Take a quick look at the Reddit forum for the DC show Arrow, r/Arrow, and you might be surprised by what you see. Star-spangled red, white, and blue dominate the top and side banners, with a bespoke Stephen Amell (as his character Oliver Queen) looking stern. It’s an optimistic change from the forum’s binge-watch of Daredevil, but the top banner remains curious; a photoshop of Donald Trump’s campaign slogan, it boldly reads: “Make Arrow Great Again!”

Once the hottest (and only) DC show on the block, Arrow became the foundation for an entire TV universe, though it fell out of favor by peddling underwhelming plots and clumsily-written characters. This isn’t to deny or ignore the hard work put on by the show’s production team, but where there’s smoke there’s fire, and the last couple years, Arrow fans have been at a barbecue.

While fans direct most of their ire towards Oliver’s love interest Felicity Smoak (Emily Bett Rickards), there is a fair amount of frustration flung at Oliver himself. As the show’s (supposed) leading hero who fights crime under the guise Green Arrow, Oliver has been regularly burnt for making the dumbest of dumb decisions. Remember that time in Season 2 when he hastily made a woman he didn’t trust the temporary CEO of his family’s Fortune 500 company? Yeah. That was fun. And this past season Oliver was a freight train of that, be it running for mayor when you’re a vigilante to lying to his fiance about having a son. Way to put everyone in harm’s way, Ollie.

But Ollie shouldn’t be branded a failure. He’s still a hero worth rooting for.

It takes a certain person to become a vigilante

With decades of comic books, it’s easy to forget that what superheroes do is unlawful. That’s what made Alan Moore’s Watchmen revelatory: It showed human beings who feel compelled to dress up and fight crime are themselves messed up and anxious.

Maybe it’s because Arrow is a corporate TV show on a major cable network, but Oliver has never been portrayed as a messed up individual. Stupid, sure, but he’s rock solid as a human being. Yeah he’s wrecked with guilt and his frat boy party days made him unlikeable. But that was his journey into being forged into something greater.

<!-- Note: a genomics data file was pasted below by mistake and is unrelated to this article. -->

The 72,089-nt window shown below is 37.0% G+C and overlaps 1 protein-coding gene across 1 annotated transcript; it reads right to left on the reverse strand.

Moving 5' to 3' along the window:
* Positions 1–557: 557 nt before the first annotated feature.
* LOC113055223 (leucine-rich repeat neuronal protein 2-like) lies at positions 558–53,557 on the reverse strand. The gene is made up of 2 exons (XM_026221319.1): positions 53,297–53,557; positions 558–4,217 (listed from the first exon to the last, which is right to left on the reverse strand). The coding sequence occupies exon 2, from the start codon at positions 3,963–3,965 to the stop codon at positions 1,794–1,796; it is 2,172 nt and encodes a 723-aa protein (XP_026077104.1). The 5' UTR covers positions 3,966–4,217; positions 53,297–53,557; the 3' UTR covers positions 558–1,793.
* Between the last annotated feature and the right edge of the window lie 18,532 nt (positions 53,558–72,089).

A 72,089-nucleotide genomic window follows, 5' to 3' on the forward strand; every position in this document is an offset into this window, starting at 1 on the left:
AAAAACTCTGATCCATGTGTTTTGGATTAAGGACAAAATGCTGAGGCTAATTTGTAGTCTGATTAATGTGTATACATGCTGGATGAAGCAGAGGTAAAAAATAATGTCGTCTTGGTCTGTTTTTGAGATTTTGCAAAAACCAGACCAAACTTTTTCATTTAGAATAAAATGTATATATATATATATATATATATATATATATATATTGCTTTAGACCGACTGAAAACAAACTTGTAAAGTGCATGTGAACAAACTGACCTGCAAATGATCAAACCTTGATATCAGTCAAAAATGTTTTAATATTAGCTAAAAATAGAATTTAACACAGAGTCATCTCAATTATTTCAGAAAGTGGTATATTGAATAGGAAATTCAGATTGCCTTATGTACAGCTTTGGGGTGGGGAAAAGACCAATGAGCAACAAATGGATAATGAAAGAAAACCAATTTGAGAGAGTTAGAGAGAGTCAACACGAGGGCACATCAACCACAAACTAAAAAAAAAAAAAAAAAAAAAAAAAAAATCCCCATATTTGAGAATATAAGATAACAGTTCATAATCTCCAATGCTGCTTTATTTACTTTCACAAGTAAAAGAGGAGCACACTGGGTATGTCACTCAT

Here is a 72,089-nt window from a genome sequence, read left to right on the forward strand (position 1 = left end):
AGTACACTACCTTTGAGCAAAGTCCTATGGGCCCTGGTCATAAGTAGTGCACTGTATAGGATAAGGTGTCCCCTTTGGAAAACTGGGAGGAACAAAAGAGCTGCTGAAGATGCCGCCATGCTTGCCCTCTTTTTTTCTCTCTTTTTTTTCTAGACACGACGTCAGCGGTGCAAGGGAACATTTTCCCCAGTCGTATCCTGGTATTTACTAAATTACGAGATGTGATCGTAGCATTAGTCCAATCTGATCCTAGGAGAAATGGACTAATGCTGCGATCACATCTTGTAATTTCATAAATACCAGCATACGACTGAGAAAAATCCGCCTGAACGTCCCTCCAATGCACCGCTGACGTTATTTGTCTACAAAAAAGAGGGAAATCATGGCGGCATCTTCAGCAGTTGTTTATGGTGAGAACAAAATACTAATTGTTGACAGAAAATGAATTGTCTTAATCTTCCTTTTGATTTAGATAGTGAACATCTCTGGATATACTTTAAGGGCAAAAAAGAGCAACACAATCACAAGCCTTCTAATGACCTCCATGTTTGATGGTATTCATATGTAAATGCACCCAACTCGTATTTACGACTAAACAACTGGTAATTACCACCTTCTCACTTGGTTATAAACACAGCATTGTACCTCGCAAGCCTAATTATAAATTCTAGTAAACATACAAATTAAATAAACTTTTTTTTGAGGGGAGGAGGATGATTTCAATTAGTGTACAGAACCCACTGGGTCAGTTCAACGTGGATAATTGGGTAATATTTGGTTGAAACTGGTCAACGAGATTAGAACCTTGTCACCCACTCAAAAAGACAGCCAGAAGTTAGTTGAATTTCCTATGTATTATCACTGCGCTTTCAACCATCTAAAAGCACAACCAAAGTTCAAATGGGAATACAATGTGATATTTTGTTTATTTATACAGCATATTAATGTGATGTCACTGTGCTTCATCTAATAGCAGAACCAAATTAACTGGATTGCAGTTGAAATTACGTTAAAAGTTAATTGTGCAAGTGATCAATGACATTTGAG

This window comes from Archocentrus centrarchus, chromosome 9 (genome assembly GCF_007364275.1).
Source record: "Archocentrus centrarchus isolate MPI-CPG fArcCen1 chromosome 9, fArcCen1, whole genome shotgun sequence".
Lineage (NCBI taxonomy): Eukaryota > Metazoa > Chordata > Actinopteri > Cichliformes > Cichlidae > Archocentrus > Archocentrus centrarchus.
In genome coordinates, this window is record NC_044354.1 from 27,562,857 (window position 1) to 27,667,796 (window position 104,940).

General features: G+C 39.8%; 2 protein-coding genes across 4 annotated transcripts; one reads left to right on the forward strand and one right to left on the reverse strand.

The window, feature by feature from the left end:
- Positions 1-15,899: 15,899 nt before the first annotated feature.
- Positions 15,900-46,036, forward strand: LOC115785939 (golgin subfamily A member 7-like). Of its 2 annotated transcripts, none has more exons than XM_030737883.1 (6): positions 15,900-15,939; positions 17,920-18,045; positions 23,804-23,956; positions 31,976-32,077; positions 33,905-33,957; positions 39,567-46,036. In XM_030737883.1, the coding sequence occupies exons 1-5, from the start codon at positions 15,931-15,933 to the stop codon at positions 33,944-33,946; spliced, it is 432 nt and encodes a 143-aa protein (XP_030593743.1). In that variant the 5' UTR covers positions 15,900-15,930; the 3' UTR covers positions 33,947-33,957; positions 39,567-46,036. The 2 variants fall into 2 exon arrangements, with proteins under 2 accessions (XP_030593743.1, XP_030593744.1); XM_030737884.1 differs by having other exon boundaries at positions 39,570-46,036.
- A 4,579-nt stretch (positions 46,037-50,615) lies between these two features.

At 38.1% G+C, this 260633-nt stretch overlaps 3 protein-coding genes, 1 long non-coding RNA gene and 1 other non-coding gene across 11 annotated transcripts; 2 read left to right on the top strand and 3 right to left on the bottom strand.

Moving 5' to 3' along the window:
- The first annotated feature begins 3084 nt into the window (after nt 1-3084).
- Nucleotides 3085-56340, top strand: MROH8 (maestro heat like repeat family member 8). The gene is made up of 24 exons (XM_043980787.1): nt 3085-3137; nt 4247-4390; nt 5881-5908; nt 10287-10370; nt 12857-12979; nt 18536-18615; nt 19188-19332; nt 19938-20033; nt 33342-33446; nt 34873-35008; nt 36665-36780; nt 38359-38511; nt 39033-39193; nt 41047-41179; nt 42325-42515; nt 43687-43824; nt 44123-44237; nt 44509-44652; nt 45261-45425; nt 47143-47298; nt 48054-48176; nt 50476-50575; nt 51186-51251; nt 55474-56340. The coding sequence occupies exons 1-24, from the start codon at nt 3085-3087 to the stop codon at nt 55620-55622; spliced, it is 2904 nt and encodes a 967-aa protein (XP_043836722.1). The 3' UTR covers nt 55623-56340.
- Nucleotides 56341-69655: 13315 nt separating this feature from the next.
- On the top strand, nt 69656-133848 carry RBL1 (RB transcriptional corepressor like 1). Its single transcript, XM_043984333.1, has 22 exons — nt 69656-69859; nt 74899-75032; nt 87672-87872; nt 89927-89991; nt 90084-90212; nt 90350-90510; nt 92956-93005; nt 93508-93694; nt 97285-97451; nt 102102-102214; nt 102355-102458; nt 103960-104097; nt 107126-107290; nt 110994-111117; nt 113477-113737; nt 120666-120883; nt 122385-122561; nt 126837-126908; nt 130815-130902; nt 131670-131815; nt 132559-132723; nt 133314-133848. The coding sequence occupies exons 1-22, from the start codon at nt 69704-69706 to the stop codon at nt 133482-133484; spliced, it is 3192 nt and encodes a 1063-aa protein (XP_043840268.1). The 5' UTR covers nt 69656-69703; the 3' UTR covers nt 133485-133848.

The other DC heroes have become more than superheroes. Sara and Ray Palmer have hopped aboard a spaceship to become defenders of time, while the Flash and Supergirl have abilities no one else is capable of. For the most part, Oliver is just a dude who could compete on American Ninja Warrior instead of fight crime. That he chose to do the latter speaks wonders.

Everything he does comes from a genuine need to protect

I can’t help but laugh at the notion that Oliver thought it would be a good idea to run for mayor. That’s fucking hysterial. And now, going into Season 5, he actually IS the mayor of Star City, and it might actually be interesting to see him juggle those duties while training zeroes into heroes.

But the need to become mayor, to keep his family away from his superhero life as possible (Thea notwithstanding), to keep Diggle alive so he can get home to Sara, they all come from this hazy notion that Oliver is dedicated to guarding others. The other characters may resent him for that, but that’s an admirable and self-less trait.

Popular in this era of “peak TV” have been when characters admit their motivations that the audience didn’t expect. In the Breaking Bad series finale, Walter White, who became a meth kingpin to leave his family well off after the cancer takes him, admitted it was the thrill that kept him going. Tony Soprano, a New Jersey mobster in The Sopranos told his therapist he feels like he’s a “good guy” that lets him continue what he does guilt-free.

Those guys are of course anti-heroes, but as a billionaire heir Oliver never said becoming the Green Arrow was for kicks, or for some selfish pursuit. He genuinely cares about the people in his city, and however questionable his methods have been — never forget how Arrow started its first season as a superhero Dexter — dude’s trying.

In the real world I wouldn’t want him “trying” in any way, but in a TV show? It’s been, if nothing else, fun to watch.

He hasn’t messed up the timeline

Screw you, Barry Allen.

Photos via The CW

Eric is a film and journalism graduate of Rutgers University. Specializing in the nerdy side of pop culture, he has also written for Geekscape and TheDishh. He’s still hoping to be bitten by a radioactive spider.